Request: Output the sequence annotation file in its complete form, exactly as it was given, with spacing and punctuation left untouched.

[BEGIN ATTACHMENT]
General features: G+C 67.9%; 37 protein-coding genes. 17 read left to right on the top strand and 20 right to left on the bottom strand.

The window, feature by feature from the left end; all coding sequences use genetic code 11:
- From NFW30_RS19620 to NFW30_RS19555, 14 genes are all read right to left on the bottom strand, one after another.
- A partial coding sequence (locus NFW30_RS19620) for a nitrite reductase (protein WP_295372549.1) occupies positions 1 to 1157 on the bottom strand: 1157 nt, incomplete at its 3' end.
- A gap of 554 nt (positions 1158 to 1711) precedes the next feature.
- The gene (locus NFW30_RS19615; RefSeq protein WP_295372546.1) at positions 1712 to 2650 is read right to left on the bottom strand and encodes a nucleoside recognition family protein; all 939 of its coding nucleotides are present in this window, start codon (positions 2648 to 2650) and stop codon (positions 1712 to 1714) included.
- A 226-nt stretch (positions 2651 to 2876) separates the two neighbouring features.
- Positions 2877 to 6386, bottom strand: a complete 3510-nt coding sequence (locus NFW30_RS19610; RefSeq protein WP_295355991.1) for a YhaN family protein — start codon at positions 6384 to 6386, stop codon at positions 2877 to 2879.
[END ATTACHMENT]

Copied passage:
General features: G+C 67.9%; 37 protein-coding genes. 17 read left to right on the top strand and 20 right to left on the bottom strand.

The window, feature by feature from the left end; all coding sequences use genetic code 11:
- From NFW30_RS19620 to NFW30_RS19555, 14 genes are all read right to left on the bottom strand, one after another.
- A partial coding sequence (locus NFW30_RS19620) for a nitrite reductase (protein WP_295372549.1) occupies positions 1 to 1157 on the bottom strand: 1157 nt, incomplete at its 3' end.
- A gap of 554 nt (positions 1158 to 1711) precedes the next feature.
- The gene (locus NFW30_RS19615; RefSeq protein WP_295372546.1) at positions 1712 to 2650 is read right to left on the bottom strand and encodes a nucleoside recognition family protein; all 939 of its coding nucleotides are present in this window, start codon (positions 2648 to 2650) and stop codon (positions 1712 to 1714) included.
- A 226-nt stretch (positions 2651 to 2876) separates the two neighbouring features.
- Positions 2877 to 6386, bottom strand: a complete 3510-nt coding sequence (locus NFW30_RS19610; RefSeq protein WP_295355991.1) for a YhaN family protein — start codon at positions 6384 to 6386, stop codon at positions 2877 to 2879.